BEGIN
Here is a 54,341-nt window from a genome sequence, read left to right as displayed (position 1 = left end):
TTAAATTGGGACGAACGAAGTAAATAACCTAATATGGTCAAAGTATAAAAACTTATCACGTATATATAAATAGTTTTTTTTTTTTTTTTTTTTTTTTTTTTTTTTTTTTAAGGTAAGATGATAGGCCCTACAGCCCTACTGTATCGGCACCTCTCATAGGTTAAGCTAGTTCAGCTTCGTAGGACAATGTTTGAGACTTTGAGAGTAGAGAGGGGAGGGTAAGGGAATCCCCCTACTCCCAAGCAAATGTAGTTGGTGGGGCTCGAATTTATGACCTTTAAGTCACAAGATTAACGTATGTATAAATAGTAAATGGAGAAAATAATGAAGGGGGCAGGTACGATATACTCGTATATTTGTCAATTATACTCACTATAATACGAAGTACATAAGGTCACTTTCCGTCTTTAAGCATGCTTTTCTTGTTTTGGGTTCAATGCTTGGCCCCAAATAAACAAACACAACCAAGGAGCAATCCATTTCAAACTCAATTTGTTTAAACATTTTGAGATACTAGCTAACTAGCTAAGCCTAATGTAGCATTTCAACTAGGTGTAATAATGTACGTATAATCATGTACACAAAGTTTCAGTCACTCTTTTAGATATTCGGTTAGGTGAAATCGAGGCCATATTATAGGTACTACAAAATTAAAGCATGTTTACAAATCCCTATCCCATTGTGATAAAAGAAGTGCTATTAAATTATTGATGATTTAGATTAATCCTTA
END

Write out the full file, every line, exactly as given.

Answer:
Here is a 54,341-nt window from a genome sequence, read left to right as displayed (position 1 = left end):
TTAAATTGGGACGAACGAAGTAAATAACCTAATATGGTCAAAGTATAAAAACTTATCACGTATATATAAATAGTTTTTTTTTTTTTTTTTTTTTTTTTTTTTTTTTTTTAAGGTAAGATGATAGGCCCTACAGCCCTACTGTATCGGCACCTCTCATAGGTTAAGCTAGTTCAGCTTCGTAGGACAATGTTTGAGACTTTGAGAGTAGAGAGGGGAGGGTAAGGGAATCCCCCTACTCCCAAGCAAATGTAGTTGGTGGGGCTCGAATTTATGACCTTTAAGTCACAAGATTAACGTATGTATAAATAGTAAATGGAGAAAATAATGAAGGGGGCAGGTACGATATACTCGTATATTTGTCAATTATACTCACTATAATACGAAGTACATAAGGTCACTTTCCGTCTTTAAGCATGCTTTTCTTGTTTTGGGTTCAATGCTTGGCCCCAAATAAACAAACACAACCAAGGAGCAATCCATTTCAAACTCAATTTGTTTAAACATTTTGAGATACTAGCTAACTAGCTAAGCCTAATGTAGCATTTCAACTAGGTGTAATAATGTACGTATAATCATGTACACAAAGTTTCAGTCACTCTTTTAGATATTCGGTTAGGTGAAATCGAGGCCATATTATAGGTACTACAAAATTAAAGCATGTTTACAAATCCCTATCCCATTGTGATAAAAGAAGTGCTATTAAATTATTGATGATTTAGATTAATCCTTA